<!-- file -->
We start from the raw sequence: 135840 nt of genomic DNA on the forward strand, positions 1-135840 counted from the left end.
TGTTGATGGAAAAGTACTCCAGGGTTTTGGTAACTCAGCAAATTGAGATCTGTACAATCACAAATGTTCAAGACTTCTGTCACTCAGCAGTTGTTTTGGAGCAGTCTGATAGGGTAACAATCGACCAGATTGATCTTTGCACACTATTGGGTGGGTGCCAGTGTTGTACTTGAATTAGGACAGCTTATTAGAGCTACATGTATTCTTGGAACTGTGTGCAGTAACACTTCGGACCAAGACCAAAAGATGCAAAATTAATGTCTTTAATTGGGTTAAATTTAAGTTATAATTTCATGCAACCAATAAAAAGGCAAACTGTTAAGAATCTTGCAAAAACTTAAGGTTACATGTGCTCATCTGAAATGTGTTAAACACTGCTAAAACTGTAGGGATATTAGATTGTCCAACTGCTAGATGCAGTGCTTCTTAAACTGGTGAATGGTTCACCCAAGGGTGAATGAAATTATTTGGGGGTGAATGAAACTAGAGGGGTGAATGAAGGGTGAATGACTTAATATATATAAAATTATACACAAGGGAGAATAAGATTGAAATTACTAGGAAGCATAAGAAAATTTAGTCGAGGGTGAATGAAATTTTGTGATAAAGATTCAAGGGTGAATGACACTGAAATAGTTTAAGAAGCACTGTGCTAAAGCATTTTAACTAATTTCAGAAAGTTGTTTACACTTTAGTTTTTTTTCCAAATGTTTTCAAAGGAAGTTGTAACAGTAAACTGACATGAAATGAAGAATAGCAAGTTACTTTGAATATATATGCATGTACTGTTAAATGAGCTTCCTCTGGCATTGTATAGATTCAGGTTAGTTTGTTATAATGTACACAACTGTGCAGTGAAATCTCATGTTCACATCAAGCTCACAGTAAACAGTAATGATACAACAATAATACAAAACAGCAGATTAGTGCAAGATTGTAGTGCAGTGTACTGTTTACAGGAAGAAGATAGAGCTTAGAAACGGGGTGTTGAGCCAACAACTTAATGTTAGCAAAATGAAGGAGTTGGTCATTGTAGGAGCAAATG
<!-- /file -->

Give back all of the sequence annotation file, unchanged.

We start from the raw sequence: 135840 nt of genomic DNA on the forward strand, positions 1-135840 counted from the left end.
TGTTGATGGAAAAGTACTCCAGGGTTTTGGTAACTCAGCAAATTGAGATCTGTACAATCACAAATGTTCAAGACTTCTGTCACTCAGCAGTTGTTTTGGAGCAGTCTGATAGGGTAACAATCGACCAGATTGATCTTTGCACACTATTGGGTGGGTGCCAGTGTTGTACTTGAATTAGGACAGCTTATTAGAGCTACATGTATTCTTGGAACTGTGTGCAGTAACACTTCGGACCAAGACCAAAAGATGCAAAATTAATGTCTTTAATTGGGTTAAATTTAAGTTATAATTTCATGCAACCAATAAAAAGGCAAACTGTTAAGAATCTTGCAAAAACTTAAGGTTACATGTGCTCATCTGAAATGTGTTAAACACTGCTAAAACTGTAGGGATATTAGATTGTCCAACTGCTAGATGCAGTGCTTCTTAAACTGGTGAATGGTTCACCCAAGGGTGAATGAAATTATTTGGGGGTGAATGAAACTAGAGGGGTGAATGAAGGGTGAATGACTTAATATATATAAAATTATACACAAGGGAGAATAAGATTGAAATTACTAGGAAGCATAAGAAAATTTAGTCGAGGGTGAATGAAATTTTGTGATAAAGATTCAAGGGTGAATGACACTGAAATAGTTTAAGAAGCACTGTGCTAAAGCATTTTAACTAATTTCAGAAAGTTGTTTACACTTTAGTTTTTTTTCCAAATGTTTTCAAAGGAAGTTGTAACAGTAAACTGACATGAAATGAAGAATAGCAAGTTACTTTGAATATATATGCATGTACTGTTAAATGAGCTTCCTCTGGCATTGTATAGATTCAGGTTAGTTTGTTATAATGTACACAACTGTGCAGTGAAATCTCATGTTCACATCAAGCTCACAGTAAACAGTAATGATACAACAATAATACAAAACAGCAGATTAGTGCAAGATTGTAGTGCAGTGTACTGTTTACAGGAAGAAGATAGAGCTTAGAAACGGGGTGTTGAGCCAACAACTTAATGTTAGCAAAATGAAGGAGTTGGTCATTGTAGGAGCAAATG